41 CHAPTER 7: MANAGING VPGS After defining virtual protection groups (VPGs) the virtual machines specified as part of each VPG are protected. There are a number of ongoing management tasks that you can perform on a VPG, such as specifying a checkpoint to enable recovery to that specific point or you can modify the configurations of existing VPGs. The following VPG management options are described in this chapter: Editing a VPG, on page 41 Adding a Virtual Machine to an Existing VPG, below Modifying Protected Virtual Machine Volumes, on page 43 Pausing the Protection of a VPG, on page 43 Forcing the Synchronization of a VPG, on page 44 Deleting a VPG, on page 44 Running an Unscheduled Offsite Backup, on page 45 Ensuring Application Consistency Checkpoints, on page 45 Running Scripts Before or After Recovering a VPG, on page 52 Creating a Script, on page 53 Exporting and Importing VPG Definitions, on page 54 VPG Statuses and Synchronization Triggers on page 56 Monitoring VPGs and the VMs that are protected is described in Monitoring Zerto Virtual Replication, on page 27. Editing a VPG You can edit a VPG definition, including adding virtual machines to the VPG, as described in Adding a Virtual Machine to an Existing VPG, on page 42, deleting virtual machines from the VPG, or changing the information about how virtual machines are recovered, such as adding or removing volumes from the virtual machine. Note: You cannot edit the VPG while a backup job is running. After modifying the VPG, the definition is updated. While the VPG definition is being updated, you cannot perform any operations on the VPG, such as adding a checkpoint, editing the VPG properties, or failing the VPG. After the definition is updated, the VPG is synchronized with the recovery site, and during this time you cannot perform any task that requires the protected and recovery sites to be synchronized together, such as adding a checkpoint or failing the VPG. You can however make changes to the VPG definition, such as changing the history that is maintained as long as the data requirements for the VPG or any of the virtual machines in the VPG are not changed. If you change the storage requirements for any of the virtual machines in the VPG, the VPG definition is re-updated and the synchronization process is restarted. Note: Synchronization after adding a virtual machine volume to, or removing a virtual machine volume from, a virtual machine in the VPG results in all checkpoints being removed and the checkpoint mechanism restarts after synchronization completes. To modify a VPG: 1. In the Zerto User Interface, in the VPGs tab select the VPG to be edited and click MORE > Edit VPG. You can also select the VPG, display the VPG details, and click Edit VPG. The Edit VPG wizard is displayed, enabling editing the VPG, including adding and removing virtual machines from the VPG. Note: If the VPG was previously viewed, and the tab for this VPG is still displayed, you can access the details by selecting the tab. 2. Make any required changes to the VPG definition. You can jump directly to a step to make a change in that step, for example, the REPLICATION step or the RECOVERY step, by clicking the step. Steps that have been completed are marked with a check mark. 3. Click Save. Note: The changed values are not applied to existing virtual machines but only to new virtual machines added to the VPG. 41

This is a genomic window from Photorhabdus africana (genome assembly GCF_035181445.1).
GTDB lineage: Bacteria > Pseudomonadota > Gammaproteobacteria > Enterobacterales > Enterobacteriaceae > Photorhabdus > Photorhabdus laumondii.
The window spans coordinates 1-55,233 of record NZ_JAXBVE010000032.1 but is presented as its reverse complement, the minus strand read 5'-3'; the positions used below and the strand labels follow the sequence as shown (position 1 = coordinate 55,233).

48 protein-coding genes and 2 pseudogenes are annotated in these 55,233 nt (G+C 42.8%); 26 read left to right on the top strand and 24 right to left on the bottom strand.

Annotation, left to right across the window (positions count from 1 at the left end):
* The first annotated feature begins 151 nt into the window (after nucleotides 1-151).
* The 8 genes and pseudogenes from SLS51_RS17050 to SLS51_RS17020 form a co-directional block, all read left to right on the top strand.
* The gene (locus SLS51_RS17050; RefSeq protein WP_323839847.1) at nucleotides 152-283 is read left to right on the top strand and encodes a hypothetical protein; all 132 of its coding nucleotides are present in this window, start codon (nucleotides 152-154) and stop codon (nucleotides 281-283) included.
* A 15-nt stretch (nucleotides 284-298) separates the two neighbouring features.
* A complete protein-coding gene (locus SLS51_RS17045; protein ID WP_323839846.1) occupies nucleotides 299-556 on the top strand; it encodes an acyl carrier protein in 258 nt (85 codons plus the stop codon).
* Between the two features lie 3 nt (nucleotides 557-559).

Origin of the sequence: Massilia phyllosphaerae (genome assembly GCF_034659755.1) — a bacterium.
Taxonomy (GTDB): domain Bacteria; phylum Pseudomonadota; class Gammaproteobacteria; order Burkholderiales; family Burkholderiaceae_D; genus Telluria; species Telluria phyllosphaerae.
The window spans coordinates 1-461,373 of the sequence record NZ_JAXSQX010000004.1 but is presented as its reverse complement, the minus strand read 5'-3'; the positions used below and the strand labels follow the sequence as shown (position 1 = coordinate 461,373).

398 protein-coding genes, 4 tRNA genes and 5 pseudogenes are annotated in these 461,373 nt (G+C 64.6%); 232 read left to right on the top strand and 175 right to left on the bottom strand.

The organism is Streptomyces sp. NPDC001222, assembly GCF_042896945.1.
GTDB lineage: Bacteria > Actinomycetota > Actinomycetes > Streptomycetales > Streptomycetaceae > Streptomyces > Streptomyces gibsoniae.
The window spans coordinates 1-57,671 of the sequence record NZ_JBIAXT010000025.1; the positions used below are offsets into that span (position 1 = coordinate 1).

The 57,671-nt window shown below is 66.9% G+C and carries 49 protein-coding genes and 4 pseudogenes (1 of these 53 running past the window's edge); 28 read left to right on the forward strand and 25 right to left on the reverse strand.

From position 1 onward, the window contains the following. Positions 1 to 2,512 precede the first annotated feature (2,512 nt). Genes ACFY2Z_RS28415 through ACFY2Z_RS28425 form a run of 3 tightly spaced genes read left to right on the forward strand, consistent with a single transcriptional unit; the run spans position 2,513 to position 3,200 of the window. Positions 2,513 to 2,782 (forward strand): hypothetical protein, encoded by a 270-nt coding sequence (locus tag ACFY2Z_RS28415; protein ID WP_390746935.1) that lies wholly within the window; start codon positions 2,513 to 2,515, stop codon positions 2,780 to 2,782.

42 When a virtual machine is removed from a VPG, a warning is displayed. Another message is displayed when trying to save the VPG, if a virtual machine is added back to the VPG. The VPG is updated and then synchronized with the recovery site, if required, for example when the host was changed. Note: Synchronization after deleting a virtual machine from a VPG results in all checkpoints being removed and the checkpoint mechanism restarts after synchronization completes. Modifying the Journal Size Hard Limit If the journal size hard limit is reduced, and if the current size is greater than the newly defined size, the journal remains at the current size. When the amount of the journal used falls below the hard limit value it will not grow greater than the new hard limit. Unused journal volumes from the added volumes are marked for removal and removed after the time equivalent to three times the amount specified for the journal history, or twenty-four hours, whichever is more. Note: If the Journal Size Hard Limit or Journal Size Warning Threshold in the VPG SLA settings are changed, the changed values are not applied to existing virtual machines but only to new virtual machines added to the VPG. Modifying the Retention Period for Offsite Backups If the retention period was shortened, the number of backup jobs older than the new retention period are deleted from the repository. Adding a Virtual Machine to an Existing VPG You can add a virtual machine that is not already included in a VPG, to an existing VPG. Note: You cannot edit the VPG to add a virtual machine while a backup job is running. Only virtual machines with a maximum of 60 disks can be protected. Only virtual machines that are supported by AWS can be protected by Zerto Virtual Replication. Refer to AWS documentation for the supported operating systems. Each machine that you intend to protect must have at least 250MB free space because AWS adds files to the recovered machines during failover, move, test failover, and clone operations. Protected volumes are recovered in EC2 as EBS disks with magnetic disk type. Virtual machines with disks that are less than 1GB are recovered with disks of 1GB. Additional volumes might be created in the recovered instance, dependent on the instance type used for the recovery. These volumes can be ignored. Note: By default, every m3.xlarge instance is created with two SSD disks. These disks are in addition to the disks associated with each protected virtual machine. A VPC must exist, and a security group and subnet must be assigned to it and to all other VPCs you want to use for recovered virtual machines. The following limitations apply when protecting to AWS: You cannot protect machines that have a disk larger than 1TB. AWS supports virtual machines running a Windows operating system with up to 26 volumes, including the boot disk. AWS supports virtual machines running a Linux operating system with up to 40 volumes, including the boot disk. Protected virtual machines running a Linux operating system with more than 1 volume cannot be failed back from AWS after a failover or move operation. Managing VPGs 42